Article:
November Crossquarter

November Cross-quarter, also known as Samhain or the Feast of the Dead, is the first of the four major Celtic fire festivals and is celebrated largely by the Pagan community on the eve of November 1st. Samhain is a day between the old year and the new year, yet part of neither.  It marks the beginning of winter and end of summer, as well as the beginning of the dark half of the year and the end of the light. Due to being a threshold or liminal time (a time between), Samhain is a very magical time, a time when the world of the living and that of the spirit become one.

For the Ancient Celts, Samhain marked the final harvest. Crops that were in the fields on Samhain would remain in the fields because by this time the goodness and vitality of the crops would have been lost. Flocks were brought down from summer pastures to winter quarters and stock animals were culled to lessen herd numbers for the hard villages where they would remain until Beltaine. The Celts welcomed home their ancestors who chose to return from the Otherworld to walk among the living on Samhain.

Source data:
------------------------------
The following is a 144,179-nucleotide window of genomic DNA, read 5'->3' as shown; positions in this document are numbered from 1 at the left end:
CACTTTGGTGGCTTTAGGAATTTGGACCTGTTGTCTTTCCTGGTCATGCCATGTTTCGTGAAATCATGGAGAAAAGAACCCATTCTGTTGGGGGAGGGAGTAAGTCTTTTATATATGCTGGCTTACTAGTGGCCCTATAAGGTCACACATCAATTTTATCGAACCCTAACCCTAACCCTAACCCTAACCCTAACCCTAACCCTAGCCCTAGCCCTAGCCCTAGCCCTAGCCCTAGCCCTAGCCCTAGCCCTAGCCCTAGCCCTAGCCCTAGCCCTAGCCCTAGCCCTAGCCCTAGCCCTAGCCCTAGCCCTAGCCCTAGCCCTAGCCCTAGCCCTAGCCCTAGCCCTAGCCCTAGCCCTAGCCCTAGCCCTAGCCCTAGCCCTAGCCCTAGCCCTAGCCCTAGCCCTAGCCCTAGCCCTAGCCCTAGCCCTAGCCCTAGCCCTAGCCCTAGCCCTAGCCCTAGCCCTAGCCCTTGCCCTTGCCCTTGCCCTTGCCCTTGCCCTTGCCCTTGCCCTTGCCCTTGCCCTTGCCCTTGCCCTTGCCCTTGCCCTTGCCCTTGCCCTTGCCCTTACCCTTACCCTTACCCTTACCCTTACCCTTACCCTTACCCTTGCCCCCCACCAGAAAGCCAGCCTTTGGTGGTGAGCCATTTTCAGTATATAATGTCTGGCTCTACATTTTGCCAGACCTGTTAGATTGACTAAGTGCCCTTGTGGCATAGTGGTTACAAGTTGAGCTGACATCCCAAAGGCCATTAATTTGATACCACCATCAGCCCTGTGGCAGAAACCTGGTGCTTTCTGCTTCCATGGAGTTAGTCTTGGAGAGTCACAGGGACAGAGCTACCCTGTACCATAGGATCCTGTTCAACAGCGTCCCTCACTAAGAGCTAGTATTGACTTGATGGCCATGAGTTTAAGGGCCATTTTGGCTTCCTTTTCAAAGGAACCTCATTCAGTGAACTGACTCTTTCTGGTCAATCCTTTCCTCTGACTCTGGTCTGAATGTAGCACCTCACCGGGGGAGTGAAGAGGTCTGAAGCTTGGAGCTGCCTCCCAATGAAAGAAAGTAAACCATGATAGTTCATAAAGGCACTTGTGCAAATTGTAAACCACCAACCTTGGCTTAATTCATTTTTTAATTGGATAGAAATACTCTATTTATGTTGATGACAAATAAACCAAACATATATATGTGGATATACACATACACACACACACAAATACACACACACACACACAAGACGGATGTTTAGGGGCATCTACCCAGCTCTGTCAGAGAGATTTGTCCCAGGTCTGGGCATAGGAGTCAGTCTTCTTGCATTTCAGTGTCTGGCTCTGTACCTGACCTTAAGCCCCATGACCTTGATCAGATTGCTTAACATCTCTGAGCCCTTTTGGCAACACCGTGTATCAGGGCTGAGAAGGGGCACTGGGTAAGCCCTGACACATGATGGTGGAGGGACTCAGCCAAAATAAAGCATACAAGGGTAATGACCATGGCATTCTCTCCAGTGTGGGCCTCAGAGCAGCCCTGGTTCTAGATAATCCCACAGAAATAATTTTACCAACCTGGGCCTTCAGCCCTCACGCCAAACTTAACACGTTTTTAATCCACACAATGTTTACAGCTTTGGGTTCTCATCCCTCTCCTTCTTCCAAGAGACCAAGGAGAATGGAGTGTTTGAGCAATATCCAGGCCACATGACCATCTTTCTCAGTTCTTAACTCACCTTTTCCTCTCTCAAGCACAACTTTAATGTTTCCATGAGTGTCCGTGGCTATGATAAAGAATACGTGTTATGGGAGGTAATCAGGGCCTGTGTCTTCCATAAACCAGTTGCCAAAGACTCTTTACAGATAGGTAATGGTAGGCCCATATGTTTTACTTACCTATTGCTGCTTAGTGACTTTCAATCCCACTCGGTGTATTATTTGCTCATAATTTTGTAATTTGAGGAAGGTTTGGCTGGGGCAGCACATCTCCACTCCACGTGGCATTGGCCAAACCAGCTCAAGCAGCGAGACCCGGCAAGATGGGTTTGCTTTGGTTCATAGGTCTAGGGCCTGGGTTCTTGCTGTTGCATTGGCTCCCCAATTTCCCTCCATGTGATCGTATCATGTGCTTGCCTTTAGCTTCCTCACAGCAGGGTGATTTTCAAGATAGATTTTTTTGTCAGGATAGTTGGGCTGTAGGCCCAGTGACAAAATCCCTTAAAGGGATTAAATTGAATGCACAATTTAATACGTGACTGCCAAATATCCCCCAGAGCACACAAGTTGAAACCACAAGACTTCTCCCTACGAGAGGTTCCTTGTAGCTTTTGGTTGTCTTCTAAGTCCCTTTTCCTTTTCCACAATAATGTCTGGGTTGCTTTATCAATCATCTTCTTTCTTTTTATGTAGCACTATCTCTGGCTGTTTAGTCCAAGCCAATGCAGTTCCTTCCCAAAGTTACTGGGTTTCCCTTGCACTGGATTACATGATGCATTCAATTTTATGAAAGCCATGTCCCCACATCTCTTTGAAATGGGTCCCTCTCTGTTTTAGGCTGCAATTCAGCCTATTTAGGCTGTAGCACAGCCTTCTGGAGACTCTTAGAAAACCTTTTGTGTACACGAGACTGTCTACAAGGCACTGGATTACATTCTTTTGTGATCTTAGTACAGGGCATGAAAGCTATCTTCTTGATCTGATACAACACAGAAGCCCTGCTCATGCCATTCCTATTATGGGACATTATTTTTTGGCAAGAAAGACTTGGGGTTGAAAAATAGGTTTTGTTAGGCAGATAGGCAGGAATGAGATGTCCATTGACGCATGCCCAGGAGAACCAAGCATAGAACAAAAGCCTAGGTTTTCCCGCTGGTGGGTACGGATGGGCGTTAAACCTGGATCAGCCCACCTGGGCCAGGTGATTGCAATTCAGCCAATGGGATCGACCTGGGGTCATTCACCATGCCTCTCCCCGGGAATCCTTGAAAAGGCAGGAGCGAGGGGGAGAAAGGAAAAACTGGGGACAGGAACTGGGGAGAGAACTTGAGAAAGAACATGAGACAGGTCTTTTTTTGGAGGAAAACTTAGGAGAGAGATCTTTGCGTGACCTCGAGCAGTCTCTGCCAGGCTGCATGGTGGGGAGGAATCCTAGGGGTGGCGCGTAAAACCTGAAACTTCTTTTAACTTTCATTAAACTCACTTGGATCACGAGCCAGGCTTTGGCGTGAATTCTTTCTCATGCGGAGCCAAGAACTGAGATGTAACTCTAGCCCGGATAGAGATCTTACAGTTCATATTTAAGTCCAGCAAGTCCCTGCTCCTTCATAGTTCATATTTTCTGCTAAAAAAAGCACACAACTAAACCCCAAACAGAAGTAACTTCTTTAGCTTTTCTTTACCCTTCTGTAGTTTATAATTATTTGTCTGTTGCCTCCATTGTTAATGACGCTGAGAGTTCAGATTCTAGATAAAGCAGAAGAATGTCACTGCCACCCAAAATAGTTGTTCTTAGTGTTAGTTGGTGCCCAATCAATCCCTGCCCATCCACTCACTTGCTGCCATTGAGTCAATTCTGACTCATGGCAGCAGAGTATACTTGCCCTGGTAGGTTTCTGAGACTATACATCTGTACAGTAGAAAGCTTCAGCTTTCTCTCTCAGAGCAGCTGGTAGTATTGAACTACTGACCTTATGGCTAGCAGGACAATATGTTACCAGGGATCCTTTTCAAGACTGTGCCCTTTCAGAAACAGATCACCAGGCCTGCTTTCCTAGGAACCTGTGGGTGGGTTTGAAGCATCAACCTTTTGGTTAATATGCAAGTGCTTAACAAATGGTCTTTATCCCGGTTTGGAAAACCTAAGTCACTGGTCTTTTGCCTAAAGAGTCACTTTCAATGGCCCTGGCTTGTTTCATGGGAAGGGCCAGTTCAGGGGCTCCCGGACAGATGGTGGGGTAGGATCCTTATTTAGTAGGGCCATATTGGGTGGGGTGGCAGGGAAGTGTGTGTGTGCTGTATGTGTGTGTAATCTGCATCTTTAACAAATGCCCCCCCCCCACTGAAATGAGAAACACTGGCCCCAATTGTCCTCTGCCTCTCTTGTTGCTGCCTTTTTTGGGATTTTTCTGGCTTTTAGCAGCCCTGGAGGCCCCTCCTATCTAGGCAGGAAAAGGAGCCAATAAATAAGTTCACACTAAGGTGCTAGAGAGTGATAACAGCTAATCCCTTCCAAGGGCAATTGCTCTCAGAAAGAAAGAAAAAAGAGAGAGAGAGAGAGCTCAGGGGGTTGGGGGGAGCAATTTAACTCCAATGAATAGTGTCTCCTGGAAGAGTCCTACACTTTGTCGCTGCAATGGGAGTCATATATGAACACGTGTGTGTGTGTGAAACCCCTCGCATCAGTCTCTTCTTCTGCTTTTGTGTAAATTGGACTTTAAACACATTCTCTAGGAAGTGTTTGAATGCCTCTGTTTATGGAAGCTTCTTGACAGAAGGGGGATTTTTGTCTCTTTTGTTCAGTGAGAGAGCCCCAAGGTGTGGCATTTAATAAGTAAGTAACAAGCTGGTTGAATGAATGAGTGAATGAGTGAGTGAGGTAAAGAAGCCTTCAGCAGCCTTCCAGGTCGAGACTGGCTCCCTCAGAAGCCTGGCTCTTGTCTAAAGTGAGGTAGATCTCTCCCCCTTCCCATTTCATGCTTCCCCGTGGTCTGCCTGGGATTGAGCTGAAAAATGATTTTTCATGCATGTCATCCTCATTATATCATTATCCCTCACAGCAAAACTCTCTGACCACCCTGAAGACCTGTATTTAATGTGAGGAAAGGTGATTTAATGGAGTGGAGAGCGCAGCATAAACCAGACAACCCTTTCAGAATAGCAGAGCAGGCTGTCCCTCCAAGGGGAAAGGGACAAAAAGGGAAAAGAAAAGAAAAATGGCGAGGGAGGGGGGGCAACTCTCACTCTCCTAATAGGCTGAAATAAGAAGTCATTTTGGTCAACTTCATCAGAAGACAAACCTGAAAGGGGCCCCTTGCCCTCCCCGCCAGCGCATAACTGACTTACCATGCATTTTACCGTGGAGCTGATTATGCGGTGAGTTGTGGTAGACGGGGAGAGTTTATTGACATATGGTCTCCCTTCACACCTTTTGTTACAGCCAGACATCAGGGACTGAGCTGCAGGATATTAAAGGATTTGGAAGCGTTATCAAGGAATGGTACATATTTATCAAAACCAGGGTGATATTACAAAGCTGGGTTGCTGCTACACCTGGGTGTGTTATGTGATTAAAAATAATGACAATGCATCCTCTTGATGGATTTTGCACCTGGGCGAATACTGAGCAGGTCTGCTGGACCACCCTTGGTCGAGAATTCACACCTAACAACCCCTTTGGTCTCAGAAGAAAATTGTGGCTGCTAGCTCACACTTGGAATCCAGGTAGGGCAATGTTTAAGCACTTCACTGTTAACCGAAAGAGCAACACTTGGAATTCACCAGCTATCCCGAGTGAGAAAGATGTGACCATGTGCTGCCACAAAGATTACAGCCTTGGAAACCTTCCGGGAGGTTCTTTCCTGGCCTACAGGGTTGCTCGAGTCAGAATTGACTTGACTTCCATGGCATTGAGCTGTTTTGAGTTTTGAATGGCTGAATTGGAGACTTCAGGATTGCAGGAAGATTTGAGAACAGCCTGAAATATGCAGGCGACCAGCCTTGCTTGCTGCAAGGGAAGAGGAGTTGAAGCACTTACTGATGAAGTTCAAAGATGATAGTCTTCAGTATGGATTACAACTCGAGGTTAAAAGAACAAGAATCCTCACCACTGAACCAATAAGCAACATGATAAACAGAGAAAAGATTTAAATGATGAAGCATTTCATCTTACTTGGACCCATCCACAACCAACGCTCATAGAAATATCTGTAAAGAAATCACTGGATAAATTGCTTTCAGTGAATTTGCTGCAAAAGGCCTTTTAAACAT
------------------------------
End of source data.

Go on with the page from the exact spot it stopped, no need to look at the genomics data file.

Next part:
Today, Samhain rituals continue to celebrate the final harvest, whether as an agricultural harvest or a final reaping of the seeds of creative inspiration, planted and tended to maturity throughout the past year. Samhain remains a potent time for magic, divination, and communing with spirits and fairy folk. A time of remembrance of one’s ancestors of blood, as well as those of spirit. Samhain is a time to reflect upon events occurring within the past year and a time to set goals and make oaths for the year to come.

For Whispering Lake Grove, Samhain is also the time when new Grove officers take their Oath of Office and pledge their service to the Kindred and to the folk.